RIVO ID Number: 383
Easley, C. E., S. P. Marks, et al. (2001). The Challenge and Place of International Human Rights in Public Health (Editorial). American Journal of Public Health. 91.
Type of document: Editorial
RIVO ID Number: 892
Eckenrode, J. and S. Gore (1981). Stressful events and social supports. The significance of context.,. Social networks and social support. B. J. Gottlieb. Beverly Hills, Beverly Hills: Sage Publications: 43-67.
RIVO ID Number: 53
Edwards, R. G. and M. Beiser (1994). “Les jeunes réfugiés d'Asie du Sud-Est au Canada: les déterminants de la compétence et d'une adaptattion réussie.” Santé mental au Canada printemps Printemps: 2-6.
RIVO ID Number: 55
Égalité maintenant (1999). Des mots et des faits. Bilan des actions gouvernamentales cinq ans après la conférence de Pekin, Egalité maintenant,.
RIVO ID Number: 857
Eigen, M. (2004). No Amount of Suffering. Living with error, Work with Trauma. D. Knafo. Lanham, Jason Aronson: 7.
Different kinds of relationships with suffering are explored in connection with the ambivalence toward destructiveness that permeates our world. Denial of suffering and its counterpart and addiction to suffering are traced through struggles of individuals working with life's traumatizing impacts, with an eye toward general problems humanity faces.
RIVO ID Number: 936
Eisenberg, C. Mental Health of People and the effects of War on Children. One World, One Language-Paving the way to better perspectives for mental health. Proceedings of the World Congress of Psychiatry, Madrid, Spain, Hogrefe & Huber Publishers.
RIVO ID Number: 658
Eisenbruch, M. (1991). “From prost-traumatic stress disorder to cultural bereavement: diagnosis of southeast asian refugees.” Social Sciences and Medecine 33(6): 673-680.
RIVO ID Number: 111
Eisenbruch, M. M. D. (1988). The mental health of refugee children and their cultural development. International Migration Review. N. H. M. R. C. R. Fellow. XXII: 282-297.
RIVO ID Number: 92
Eisenman, D. P., A. S. Keller, et al. (2000). “Survivors of torture in a general medical setting how often have patients been tortured, and how often is it missed?” West Journal of Medecine(172): 301-304.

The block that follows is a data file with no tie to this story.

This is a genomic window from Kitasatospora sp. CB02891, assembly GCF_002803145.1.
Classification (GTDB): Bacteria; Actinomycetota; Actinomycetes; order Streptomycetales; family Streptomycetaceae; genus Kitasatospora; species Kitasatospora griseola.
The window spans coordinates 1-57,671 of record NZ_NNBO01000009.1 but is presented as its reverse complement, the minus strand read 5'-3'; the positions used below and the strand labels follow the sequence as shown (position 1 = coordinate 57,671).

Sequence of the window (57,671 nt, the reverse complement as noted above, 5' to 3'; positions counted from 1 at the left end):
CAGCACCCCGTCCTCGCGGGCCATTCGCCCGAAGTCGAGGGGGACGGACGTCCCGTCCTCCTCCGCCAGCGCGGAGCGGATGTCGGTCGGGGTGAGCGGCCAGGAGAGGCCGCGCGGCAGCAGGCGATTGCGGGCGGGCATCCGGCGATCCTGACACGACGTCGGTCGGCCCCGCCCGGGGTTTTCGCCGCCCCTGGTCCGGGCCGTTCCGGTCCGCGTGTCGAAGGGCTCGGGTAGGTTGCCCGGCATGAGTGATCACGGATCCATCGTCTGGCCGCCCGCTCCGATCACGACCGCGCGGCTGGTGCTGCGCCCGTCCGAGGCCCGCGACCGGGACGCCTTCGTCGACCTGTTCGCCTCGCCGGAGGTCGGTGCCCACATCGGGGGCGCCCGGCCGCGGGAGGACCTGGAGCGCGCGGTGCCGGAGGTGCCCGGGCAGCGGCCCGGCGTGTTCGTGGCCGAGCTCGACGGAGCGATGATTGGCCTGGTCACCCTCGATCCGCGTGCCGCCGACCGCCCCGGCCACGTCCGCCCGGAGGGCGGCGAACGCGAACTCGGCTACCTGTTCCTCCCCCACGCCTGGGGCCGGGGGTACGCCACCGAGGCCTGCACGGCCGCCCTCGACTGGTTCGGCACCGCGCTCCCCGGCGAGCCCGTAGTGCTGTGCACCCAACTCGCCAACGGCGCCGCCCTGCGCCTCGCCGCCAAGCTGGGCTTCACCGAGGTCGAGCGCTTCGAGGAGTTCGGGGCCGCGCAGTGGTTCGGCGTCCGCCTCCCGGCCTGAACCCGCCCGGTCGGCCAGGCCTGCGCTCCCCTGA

RIVO ID Number: 363
Ekblad, S. and J. M. Jaranson (2004). Psychological Rehabilitation. J. P. W.-B. Drozdek. New Yiork, Brunner-Routledge: 28.
Psychological rehabilitation of refugees and asylum seekers is an urgent issue in host societies, often combined with challenges and complications, and no template applies in everyone affected by posttraumatic stress symptoms or postraumatic stress disorder (PTSD)..
RIVO ID Number: 981
Ekstrom, M. (1995). “An AI initiative: Health Professionals Network.” Torture 5.4: 89.
RIVO ID Number: 416
Ekstrom, M., A. Nordstrom, et al. (1999). “Torture in Tibet 1949-1999.”: 51.
RIVO ID Number: 769
Ellis, E. M. and et al (1980). “Sexual disfonction in victims of rape.” Women & Health: 39-47.
A sample of 116 female rape victims were studied over a 48-week period to determine their emotional and sexual functioning. A small sample of women were interviewed an average of five years after the rape. Most rape victims' sexual activity had returned to normal within 4-6 months after the rape, but 10-20% had difficulties which persisted over a long period of time.
RIVO ID Number: 319
Elsass, P. (1993). “Qualitative methods in the evaluation of anxiety: presentation of a research approach to torture survivors.” Torture Supplementum no.1: 8-12.
In humanistic sciences qualitative methods and narratology are often presented as alternatives to to the quantitative methods that dominate natural science and medecine. In psychotherapeutic research on anxiety disorders, both the quantitative and qiualitative approaches are represented. the humanistic disciplines such as analytical psychology advocate qualitative research, while clinical, biological psychiatry prefers quantitive methods.
Deciding which of the two approaches is the more appropriate is more than a strategicdecision, however confrontational the humanistic and natural sciences may be. One has to answer some fundamental theoretical questions about the conceptualization of anxiety and the goal of the therapy.
Does one conceptualize the anxiety syndrome within the framework of coping and appraisal or of ego strength and defence mechanism? Is the purpose of the therapy effectiveness or veridicality?
It is argued that the quantitative approch is more in line with the cognitive-behavioral viewpoint and that the qualitative methods are more appropriate for psychodynamic and analytucal theories.
As a first stage of psychotherapeutic research with torture victims, the methods of narratology and qualitative methods are promototed with the orientation of a psychodynamic viewpoint, where the veridicality is preferred. A concrete example of the narratological method is presented with the preliminary results.
RIVO ID Number: 399
Elsass, P. (1998). “The existence of a torture syndrome.”: 58-64.
RIVO ID Number: 803
Esfandiari, M. and F. M. c. by) (2001). “Some advice to people who have survived political violence.” VAST Quarterly